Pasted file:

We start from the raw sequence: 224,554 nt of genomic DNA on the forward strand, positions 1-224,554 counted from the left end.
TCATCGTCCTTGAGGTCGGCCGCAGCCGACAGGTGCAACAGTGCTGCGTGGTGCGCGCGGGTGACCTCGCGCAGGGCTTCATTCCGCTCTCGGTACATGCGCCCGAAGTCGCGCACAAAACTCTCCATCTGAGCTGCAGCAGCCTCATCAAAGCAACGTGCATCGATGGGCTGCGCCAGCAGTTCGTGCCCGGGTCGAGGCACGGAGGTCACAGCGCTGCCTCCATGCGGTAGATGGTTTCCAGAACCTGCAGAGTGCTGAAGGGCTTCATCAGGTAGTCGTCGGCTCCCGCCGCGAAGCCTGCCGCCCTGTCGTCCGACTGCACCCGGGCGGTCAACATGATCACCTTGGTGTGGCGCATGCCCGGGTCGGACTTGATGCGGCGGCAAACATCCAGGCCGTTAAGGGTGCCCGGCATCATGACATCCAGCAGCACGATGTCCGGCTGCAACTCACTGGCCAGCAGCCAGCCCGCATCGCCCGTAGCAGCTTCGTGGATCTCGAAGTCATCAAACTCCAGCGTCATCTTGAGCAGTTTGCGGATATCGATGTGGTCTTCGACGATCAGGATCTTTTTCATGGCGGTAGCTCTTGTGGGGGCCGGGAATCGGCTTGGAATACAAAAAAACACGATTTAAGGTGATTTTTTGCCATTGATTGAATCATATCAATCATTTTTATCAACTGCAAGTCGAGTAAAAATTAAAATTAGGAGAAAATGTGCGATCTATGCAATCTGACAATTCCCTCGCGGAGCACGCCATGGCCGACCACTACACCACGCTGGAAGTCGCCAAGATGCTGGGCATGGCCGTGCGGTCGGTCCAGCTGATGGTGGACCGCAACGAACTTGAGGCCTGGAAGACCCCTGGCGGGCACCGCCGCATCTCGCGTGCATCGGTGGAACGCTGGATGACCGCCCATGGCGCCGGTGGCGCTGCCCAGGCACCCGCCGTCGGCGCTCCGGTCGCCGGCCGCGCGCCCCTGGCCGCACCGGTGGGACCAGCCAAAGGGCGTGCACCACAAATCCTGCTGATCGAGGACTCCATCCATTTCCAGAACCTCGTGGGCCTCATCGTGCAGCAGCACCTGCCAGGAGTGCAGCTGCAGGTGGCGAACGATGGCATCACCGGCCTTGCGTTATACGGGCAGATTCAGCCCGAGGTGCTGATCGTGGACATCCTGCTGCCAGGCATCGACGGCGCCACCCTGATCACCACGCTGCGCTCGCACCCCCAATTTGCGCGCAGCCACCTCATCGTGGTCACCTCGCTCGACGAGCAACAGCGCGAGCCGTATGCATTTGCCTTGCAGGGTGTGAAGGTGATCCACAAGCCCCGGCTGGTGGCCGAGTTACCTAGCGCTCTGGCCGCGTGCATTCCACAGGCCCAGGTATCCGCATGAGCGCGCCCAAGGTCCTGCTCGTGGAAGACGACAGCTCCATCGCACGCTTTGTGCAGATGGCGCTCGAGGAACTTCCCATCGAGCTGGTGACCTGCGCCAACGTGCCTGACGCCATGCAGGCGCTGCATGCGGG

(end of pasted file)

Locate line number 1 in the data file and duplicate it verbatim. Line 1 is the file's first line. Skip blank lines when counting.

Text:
We start from the raw sequence: 224,554 nt of genomic DNA on the forward strand, positions 1-224,554 counted from the left end.